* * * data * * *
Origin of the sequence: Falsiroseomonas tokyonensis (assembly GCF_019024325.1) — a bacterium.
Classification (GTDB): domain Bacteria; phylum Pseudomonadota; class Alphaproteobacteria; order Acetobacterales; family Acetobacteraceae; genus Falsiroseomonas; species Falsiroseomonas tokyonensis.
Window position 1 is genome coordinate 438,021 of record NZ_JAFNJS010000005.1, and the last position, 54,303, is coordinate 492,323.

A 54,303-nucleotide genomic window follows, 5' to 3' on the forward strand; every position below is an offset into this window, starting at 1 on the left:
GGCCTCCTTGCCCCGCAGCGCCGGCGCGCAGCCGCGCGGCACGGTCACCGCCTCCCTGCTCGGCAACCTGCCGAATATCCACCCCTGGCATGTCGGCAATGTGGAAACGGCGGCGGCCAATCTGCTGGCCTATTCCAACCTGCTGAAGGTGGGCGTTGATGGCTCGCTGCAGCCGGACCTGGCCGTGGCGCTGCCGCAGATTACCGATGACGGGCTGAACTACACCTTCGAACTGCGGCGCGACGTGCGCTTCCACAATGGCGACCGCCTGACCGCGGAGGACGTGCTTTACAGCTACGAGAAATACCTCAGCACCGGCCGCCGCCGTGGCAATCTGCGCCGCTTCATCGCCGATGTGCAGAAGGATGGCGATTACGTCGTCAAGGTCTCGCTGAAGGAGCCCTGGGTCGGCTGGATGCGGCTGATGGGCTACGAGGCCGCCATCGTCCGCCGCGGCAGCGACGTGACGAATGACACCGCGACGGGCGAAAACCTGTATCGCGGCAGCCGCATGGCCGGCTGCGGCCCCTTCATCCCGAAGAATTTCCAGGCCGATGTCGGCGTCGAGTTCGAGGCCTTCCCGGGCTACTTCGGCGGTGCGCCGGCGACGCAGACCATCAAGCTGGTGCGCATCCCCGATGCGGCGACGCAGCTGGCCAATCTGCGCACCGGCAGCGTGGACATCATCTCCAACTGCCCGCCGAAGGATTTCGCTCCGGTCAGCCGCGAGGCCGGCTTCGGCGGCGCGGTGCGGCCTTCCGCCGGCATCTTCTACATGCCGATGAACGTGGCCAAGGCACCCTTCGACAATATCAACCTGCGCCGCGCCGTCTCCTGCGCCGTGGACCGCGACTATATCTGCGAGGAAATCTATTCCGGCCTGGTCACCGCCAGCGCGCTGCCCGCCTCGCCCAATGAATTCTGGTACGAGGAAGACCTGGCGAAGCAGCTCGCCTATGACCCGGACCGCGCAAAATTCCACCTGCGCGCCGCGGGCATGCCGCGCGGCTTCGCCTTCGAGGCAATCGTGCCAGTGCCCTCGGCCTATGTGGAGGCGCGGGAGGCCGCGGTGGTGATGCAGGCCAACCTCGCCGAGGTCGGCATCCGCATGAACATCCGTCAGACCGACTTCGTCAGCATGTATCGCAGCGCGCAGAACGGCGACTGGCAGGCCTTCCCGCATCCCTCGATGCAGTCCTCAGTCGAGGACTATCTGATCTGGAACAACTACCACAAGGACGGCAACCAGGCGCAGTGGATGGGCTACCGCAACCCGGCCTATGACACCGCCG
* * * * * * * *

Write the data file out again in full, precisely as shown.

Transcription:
Origin of the sequence: Falsiroseomonas tokyonensis (assembly GCF_019024325.1) — a bacterium.
Classification (GTDB): domain Bacteria; phylum Pseudomonadota; class Alphaproteobacteria; order Acetobacterales; family Acetobacteraceae; genus Falsiroseomonas; species Falsiroseomonas tokyonensis.
Window position 1 is genome coordinate 438,021 of record NZ_JAFNJS010000005.1, and the last position, 54,303, is coordinate 492,323.

A 54,303-nucleotide genomic window follows, 5' to 3' on the forward strand; every position below is an offset into this window, starting at 1 on the left:
GGCCTCCTTGCCCCGCAGCGCCGGCGCGCAGCCGCGCGGCACGGTCACCGCCTCCCTGCTCGGCAACCTGCCGAATATCCACCCCTGGCATGTCGGCAATGTGGAAACGGCGGCGGCCAATCTGCTGGCCTATTCCAACCTGCTGAAGGTGGGCGTTGATGGCTCGCTGCAGCCGGACCTGGCCGTGGCGCTGCCGCAGATTACCGATGACGGGCTGAACTACACCTTCGAACTGCGGCGCGACGTGCGCTTCCACAATGGCGACCGCCTGACCGCGGAGGACGTGCTTTACAGCTACGAGAAATACCTCAGCACCGGCCGCCGCCGTGGCAATCTGCGCCGCTTCATCGCCGATGTGCAGAAGGATGGCGATTACGTCGTCAAGGTCTCGCTGAAGGAGCCCTGGGTCGGCTGGATGCGGCTGATGGGCTACGAGGCCGCCATCGTCCGCCGCGGCAGCGACGTGACGAATGACACCGCGACGGGCGAAAACCTGTATCGCGGCAGCCGCATGGCCGGCTGCGGCCCCTTCATCCCGAAGAATTTCCAGGCCGATGTCGGCGTCGAGTTCGAGGCCTTCCCGGGCTACTTCGGCGGTGCGCCGGCGACGCAGACCATCAAGCTGGTGCGCATCCCCGATGCGGCGACGCAGCTGGCCAATCTGCGCACCGGCAGCGTGGACATCATCTCCAACTGCCCGCCGAAGGATTTCGCTCCGGTCAGCCGCGAGGCCGGCTTCGGCGGCGCGGTGCGGCCTTCCGCCGGCATCTTCTACATGCCGATGAACGTGGCCAAGGCACCCTTCGACAATATCAACCTGCGCCGCGCCGTCTCCTGCGCCGTGGACCGCGACTATATCTGCGAGGAAATCTATTCCGGCCTGGTCACCGCCAGCGCGCTGCCCGCCTCGCCCAATGAATTCTGGTACGAGGAAGACCTGGCGAAGCAGCTCGCCTATGACCCGGACCGCGCAAAATTCCACCTGCGCGCCGCGGGCATGCCGCGCGGCTTCGCCTTCGAGGCAATCGTGCCAGTGCCCTCGGCCTATGTGGAGGCGCGGGAGGCCGCGGTGGTGATGCAGGCCAACCTCGCCGAGGTCGGCATCCGCATGAACATCCGTCAGACCGACTTCGTCAGCATGTATCGCAGCGCGCAGAACGGCGACTGGCAGGCCTTCCCGCATCCCTCGATGCAGTCCTCAGTCGAGGACTATCTGATCTGGAACAACTACCACAAGGACGGCAACCAGGCGCAGTGGATGGGCTACCGCAACCCGGCCTATGACACCGCCG